Hollis Johnson

We hate the joystick shifter -- it's a modern toggling affair, and we'd prefer a simple P-R-N-D unit. The eight-speed automatic can be switched to manual mode, and the controls for BMW's much-improved-though-once-despised iDrive infotainment system are to the right.

Hollis Johnson

Speaking of iDrive, here's the 10.2-inch touchscreen, jutting up from the dashboard, that serves as a nerve center in the 530i. Here we see that bird's-eye composite camera view.

Hollis Johnson

This function can be tweaked to show a variety of views around the car.

Everything you'd expect from a modern infotainment system is present, from navigation ...

Hollis Johnson

... to entertainment, Bluetooth connectivity and smartphone pairing, USB/AUX ports, and the ability to tile the screen to show multiple sources of data.

Hollis Johnson

The Harmon Kardon surround sound audio system is, at $US875, a worthy upgrade. It's one of the best I've heard in a vehicle all year.

Hollis Johnson

iDrive was among the first infotainment system added to cars, and in the beginning, everyone hated it. It's much, much better now, but you'd better love submenus in the way that only Bavarian engineers can.

Hollis Johnson

iDrive can dive deep, managing everything from communications to vehicle diagnostics.

Hollis Johnson

So what's the verdict?

Hollis Johnson

I should perhaps address the driving dynamics and the 248-horsepower turbo four-banger right up front. It was fine. Would I have preferred an inline six, making 335 horses -- the type of motor I'd find in the 540i? I'm not sure, to be honest. The 530i's four-pot was punchy enough and never felt lacking in oomph, and I'd definitely savour the commendable fuel-economy: 9.8 l/100km city/6.9 city/8.7 combined. And I could still get from 0-100km/h in around six seconds.

You can noodle with the steering feel, suspension reaction, and power delivery by playing with the drive modes, consisting of Eco Pro, Comfort, and Sport. I tried all of them and ended up perfectly happy with Comfort most of the time, largely because I didn't think it demanded more than the turbo four and the eight-speed wanted to deliver.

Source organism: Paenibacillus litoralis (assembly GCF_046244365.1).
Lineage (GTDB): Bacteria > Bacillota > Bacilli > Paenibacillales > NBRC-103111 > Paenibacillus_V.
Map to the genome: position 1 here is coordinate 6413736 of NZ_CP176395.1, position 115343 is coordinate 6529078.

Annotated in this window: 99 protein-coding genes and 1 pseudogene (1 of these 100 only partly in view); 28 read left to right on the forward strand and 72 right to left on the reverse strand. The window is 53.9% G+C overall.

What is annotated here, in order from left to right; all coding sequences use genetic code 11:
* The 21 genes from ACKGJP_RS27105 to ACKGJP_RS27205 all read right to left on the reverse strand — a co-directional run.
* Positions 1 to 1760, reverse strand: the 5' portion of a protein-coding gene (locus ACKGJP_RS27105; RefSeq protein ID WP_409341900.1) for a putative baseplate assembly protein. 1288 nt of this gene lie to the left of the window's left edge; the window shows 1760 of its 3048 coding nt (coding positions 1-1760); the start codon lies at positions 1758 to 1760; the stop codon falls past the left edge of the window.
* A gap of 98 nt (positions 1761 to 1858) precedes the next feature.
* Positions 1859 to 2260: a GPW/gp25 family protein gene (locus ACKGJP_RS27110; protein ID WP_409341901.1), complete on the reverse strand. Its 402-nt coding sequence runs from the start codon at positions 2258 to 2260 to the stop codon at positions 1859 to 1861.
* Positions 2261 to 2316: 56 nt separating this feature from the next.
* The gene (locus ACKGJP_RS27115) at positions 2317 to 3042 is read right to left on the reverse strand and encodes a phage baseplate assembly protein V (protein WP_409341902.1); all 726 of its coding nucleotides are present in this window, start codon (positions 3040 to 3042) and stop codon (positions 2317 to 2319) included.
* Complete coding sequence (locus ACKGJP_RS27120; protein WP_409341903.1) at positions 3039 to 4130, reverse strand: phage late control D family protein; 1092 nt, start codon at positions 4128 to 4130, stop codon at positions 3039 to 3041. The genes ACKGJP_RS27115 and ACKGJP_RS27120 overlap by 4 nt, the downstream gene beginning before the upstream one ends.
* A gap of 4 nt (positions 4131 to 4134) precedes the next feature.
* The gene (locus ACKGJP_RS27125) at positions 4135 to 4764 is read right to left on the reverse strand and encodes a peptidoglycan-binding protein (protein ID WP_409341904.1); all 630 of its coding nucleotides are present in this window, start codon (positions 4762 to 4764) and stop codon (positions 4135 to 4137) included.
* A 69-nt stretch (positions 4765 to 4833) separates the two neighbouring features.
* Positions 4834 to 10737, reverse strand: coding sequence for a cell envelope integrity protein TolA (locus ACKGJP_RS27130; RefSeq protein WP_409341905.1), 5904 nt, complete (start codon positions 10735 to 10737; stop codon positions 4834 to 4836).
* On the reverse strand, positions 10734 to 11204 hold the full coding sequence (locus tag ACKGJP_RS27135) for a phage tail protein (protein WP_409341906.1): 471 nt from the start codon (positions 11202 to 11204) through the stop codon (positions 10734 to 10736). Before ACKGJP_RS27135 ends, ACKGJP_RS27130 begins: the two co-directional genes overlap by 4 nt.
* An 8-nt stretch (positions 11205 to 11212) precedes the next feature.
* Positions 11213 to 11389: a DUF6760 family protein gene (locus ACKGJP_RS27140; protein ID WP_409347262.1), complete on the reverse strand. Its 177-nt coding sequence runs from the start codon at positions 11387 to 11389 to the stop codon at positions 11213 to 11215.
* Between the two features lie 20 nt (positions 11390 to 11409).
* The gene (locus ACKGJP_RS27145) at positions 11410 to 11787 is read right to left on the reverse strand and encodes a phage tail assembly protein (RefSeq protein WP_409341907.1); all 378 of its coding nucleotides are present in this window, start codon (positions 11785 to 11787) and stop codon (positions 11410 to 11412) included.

That said, Sport was sporty, although it's clear that if you want an old-school bimmer driving experience, you need to think about stepping up to an M-Sport vehicle. It's been pointed out by others who've driven the seventh-generation 5-Series: this isn't your father's BMW. I add my voice to the sad chorus. My colleague Ben Zhang complained that the new 5-Series just lacks soul, and while I don't 100% agree, he has a point. There's just no in-between with BMW anymore. The regular 5-Series is about luxury and technology, while the juicy driving fun has been turned over to the M cars.

Ultimately, this makes sense, and it does represent BMW dealing with reality. Most contemporary BMW sedan buyers are looking at bimmers as luxury machines. The cadre of folks who bought back in the 1980s and 1990s were enthusiasts, often enough, and unfortunately, their values are being forced out of the market. BMW makes cars for them, but they just aren't the core of the brand anymore.

Apart from that lamentable yet understandable situation, the new 5-Series is, simply put, excellent. The 530i is a great car, from stem to stern, side to side, on the road and under the hood. It's a lovely freeway cruiser, but it can go all BMW and stiffen up, rewarding a driver who wants to tuck into some corners. The steering could be crisper, but that's nitpicking.

What we have here is a literally perfectly boring car. BMW has had decades to set the bar, and it has gotten very good at that responsibility to the legacy of the 5-Series. It cannot disappoint, and it doesn't. Nor does it thrill.

But what's BMW to do? Walking up the 530i in my driveway one dusky evening, moon rising, I was drawn in by the bimmer's quiet beauty and I had to ask myself, 'Can BMW make a better car?'

They can't. And if that upsets us in some way, well ... then it's our problem.